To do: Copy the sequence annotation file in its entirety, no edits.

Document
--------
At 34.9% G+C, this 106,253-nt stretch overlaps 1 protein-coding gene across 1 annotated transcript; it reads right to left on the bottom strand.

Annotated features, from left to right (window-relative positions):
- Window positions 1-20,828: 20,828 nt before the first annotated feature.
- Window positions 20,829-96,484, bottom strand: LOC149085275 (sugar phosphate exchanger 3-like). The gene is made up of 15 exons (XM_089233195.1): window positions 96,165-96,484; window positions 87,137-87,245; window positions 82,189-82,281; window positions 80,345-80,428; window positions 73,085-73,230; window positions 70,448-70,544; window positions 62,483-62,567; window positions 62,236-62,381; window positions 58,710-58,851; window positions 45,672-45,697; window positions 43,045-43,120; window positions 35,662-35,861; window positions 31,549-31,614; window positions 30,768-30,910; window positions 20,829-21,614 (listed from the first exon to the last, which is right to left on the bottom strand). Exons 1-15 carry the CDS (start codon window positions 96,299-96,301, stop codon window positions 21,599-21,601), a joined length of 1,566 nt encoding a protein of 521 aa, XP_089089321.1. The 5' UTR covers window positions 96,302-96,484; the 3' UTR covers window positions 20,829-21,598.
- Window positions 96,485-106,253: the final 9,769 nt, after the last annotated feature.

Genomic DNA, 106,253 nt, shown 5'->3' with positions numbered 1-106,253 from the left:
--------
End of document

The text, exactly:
At 34.9% G+C, this 106,253-nt stretch overlaps 1 protein-coding gene across 1 annotated transcript; it reads right to left on the bottom strand.

Annotated features, from left to right (window-relative positions):
- Window positions 1-20,828: 20,828 nt before the first annotated feature.
- Window positions 20,829-96,484, bottom strand: LOC149085275 (sugar phosphate exchanger 3-like). The gene is made up of 15 exons (XM_089233195.1): window positions 96,165-96,484; window positions 87,137-87,245; window positions 82,189-82,281; window positions 80,345-80,428; window positions 73,085-73,230; window positions 70,448-70,544; window positions 62,483-62,567; window positions 62,236-62,381; window positions 58,710-58,851; window positions 45,672-45,697; window positions 43,045-43,120; window positions 35,662-35,861; window positions 31,549-31,614; window positions 30,768-30,910; window positions 20,829-21,614 (listed from the first exon to the last, which is right to left on the bottom strand). Exons 1-15 carry the CDS (start codon window positions 96,299-96,301, stop codon window positions 21,599-21,601), a joined length of 1,566 nt encoding a protein of 521 aa, XP_089089321.1. The 5' UTR covers window positions 96,302-96,484; the 3' UTR covers window positions 20,829-21,598.
- Window positions 96,485-106,253: the final 9,769 nt, after the last annotated feature.

Genomic DNA, 106,253 nt, shown 5'->3' with positions numbered 1-106,253 from the left: